Esports Express

Riot Celebrates Screwing Over Gambit Yet Again

In Los Angeles and Cologne, the eSports Divisions of Riot Games celebrated yet another successful attempt to ruin Gambit Gaming’s standings in the EU LCS. Riot employees drank vodka and ate Pringles while watching Gambit send four subs and novice players to Week 5 of the LCS.

“I was discussing with my team about how to screw over Gambit yet again,” said eSports Manager Nick “RiotNickAllen” Allen. “To be honest, I didn’t think we could top the arbitrariness and unfairness of the SK vs. Gambit Remake.”

Allen was pleasantly surprised by Head of EU eSports and the Riot Germany office Jason “Riotjasonoliver” Yeh, who proposed to host the LCS in the one country that Gambit’s Schengen visas could not access without notifying Gambit in an appropriate timeframe.

“I was pretty worried when the subs — some random solo queue players — started doing well against LCS pros,” admitted Yeh when asked about problems in his plan. “Luckily for me, the subs weren’t used to the soul-sucking monotony that is the EU LCS, and fell asleep in game.”

“The hardest part of the plan was the apology,” Yeh added. “I had to go through several rounds of editing and rewriting to ensure that my statement had no real content whatsoever.”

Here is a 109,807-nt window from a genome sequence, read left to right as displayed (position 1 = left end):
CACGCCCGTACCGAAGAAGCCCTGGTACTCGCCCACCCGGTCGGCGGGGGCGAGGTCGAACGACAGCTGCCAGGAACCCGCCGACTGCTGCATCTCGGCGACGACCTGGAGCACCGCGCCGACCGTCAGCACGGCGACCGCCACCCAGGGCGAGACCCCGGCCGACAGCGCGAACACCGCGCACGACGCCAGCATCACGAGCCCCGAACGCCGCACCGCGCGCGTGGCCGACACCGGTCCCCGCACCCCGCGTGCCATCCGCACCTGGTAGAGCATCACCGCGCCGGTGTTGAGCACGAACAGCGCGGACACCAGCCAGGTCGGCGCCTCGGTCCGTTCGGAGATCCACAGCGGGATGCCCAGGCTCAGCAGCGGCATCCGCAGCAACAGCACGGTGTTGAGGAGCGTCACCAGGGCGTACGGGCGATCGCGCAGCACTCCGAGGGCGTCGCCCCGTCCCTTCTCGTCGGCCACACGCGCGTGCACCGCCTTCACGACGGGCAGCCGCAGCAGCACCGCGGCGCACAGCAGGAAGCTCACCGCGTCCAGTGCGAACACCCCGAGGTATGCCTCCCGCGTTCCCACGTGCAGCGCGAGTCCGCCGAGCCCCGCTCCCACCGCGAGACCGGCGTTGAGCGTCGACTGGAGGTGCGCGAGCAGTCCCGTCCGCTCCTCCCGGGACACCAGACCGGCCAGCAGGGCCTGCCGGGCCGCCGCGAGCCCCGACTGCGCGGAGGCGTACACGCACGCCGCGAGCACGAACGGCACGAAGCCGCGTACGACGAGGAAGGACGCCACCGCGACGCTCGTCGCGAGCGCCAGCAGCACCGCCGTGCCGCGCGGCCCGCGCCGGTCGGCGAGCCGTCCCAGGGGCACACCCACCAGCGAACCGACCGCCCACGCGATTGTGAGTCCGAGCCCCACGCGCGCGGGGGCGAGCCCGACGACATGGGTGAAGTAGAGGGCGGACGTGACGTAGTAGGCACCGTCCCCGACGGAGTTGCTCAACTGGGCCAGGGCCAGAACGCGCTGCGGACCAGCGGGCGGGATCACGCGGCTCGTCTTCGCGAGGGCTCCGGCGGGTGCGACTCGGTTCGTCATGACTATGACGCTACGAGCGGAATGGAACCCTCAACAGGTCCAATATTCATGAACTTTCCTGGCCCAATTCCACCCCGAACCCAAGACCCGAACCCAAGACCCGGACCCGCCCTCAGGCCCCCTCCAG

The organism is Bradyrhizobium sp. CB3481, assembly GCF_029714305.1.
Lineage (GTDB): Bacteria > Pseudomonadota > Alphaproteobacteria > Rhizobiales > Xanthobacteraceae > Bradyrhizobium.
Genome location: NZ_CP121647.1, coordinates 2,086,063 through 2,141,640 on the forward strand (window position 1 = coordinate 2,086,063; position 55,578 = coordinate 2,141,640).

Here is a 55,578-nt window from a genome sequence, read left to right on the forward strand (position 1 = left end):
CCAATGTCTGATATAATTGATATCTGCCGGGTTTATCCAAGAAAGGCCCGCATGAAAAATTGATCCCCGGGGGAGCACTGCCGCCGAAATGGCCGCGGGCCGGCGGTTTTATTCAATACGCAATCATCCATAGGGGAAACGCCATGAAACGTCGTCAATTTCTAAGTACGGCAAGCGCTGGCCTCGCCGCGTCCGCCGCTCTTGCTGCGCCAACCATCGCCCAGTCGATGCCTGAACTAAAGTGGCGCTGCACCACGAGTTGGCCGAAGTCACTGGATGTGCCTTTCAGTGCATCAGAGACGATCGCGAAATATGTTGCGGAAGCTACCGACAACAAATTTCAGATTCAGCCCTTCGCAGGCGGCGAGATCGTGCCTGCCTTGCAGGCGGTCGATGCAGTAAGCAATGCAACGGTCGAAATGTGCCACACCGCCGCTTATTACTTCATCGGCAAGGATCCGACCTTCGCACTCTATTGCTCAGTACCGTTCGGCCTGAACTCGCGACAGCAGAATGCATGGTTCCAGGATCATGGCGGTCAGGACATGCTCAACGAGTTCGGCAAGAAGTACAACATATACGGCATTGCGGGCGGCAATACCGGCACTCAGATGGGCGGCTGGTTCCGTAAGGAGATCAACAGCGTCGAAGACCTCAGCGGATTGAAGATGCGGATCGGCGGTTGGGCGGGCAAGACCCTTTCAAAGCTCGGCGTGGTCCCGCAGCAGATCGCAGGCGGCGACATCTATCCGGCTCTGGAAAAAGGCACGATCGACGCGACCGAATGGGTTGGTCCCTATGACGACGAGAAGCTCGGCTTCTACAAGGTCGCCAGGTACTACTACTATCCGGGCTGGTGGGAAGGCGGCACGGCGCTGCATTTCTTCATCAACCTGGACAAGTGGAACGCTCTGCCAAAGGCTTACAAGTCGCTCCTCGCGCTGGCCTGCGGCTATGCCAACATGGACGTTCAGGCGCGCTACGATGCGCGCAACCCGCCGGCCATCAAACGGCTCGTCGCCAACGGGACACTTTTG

Riot has a history of making decisions that negatively impact Gambit, which includes rescheduling a rematch when a negligible bug occurred in an LCS game, and refusing to reschedule a rematch when Gambit’s players required new visas.

In what has now become a company tradition, Riot employees regularly compete among one another to craft the next greatest plot against Gambit. “After we deprived them of sleep, stable homes, and families, Gambit were nevertheless still able compete as finalists in the Season 3 World Championship,” remarked Nick Allen. “We need to take some drastic measures to drop them from Top 8 to Team 8.”

Later that night, in an exciting announcement on its homepage, Riot revealed that Week 7 of the EU LCS would be taking place at Kazungula, a small border town in the Southern Province of Zambia, at the intersection of Namibia, Zambia, Zimbabwe, and Botswana. The tournament will be held on a large barge, slowly cycling through each country in 15-minute intervals, requiring passport checks each time.

“At Riot, we love to hold LCS games in international locations as novelty entertainment,” the announcement read. “For example, in our company’s longest-running joke, we’ve continued to hold LCS matches in North America.”

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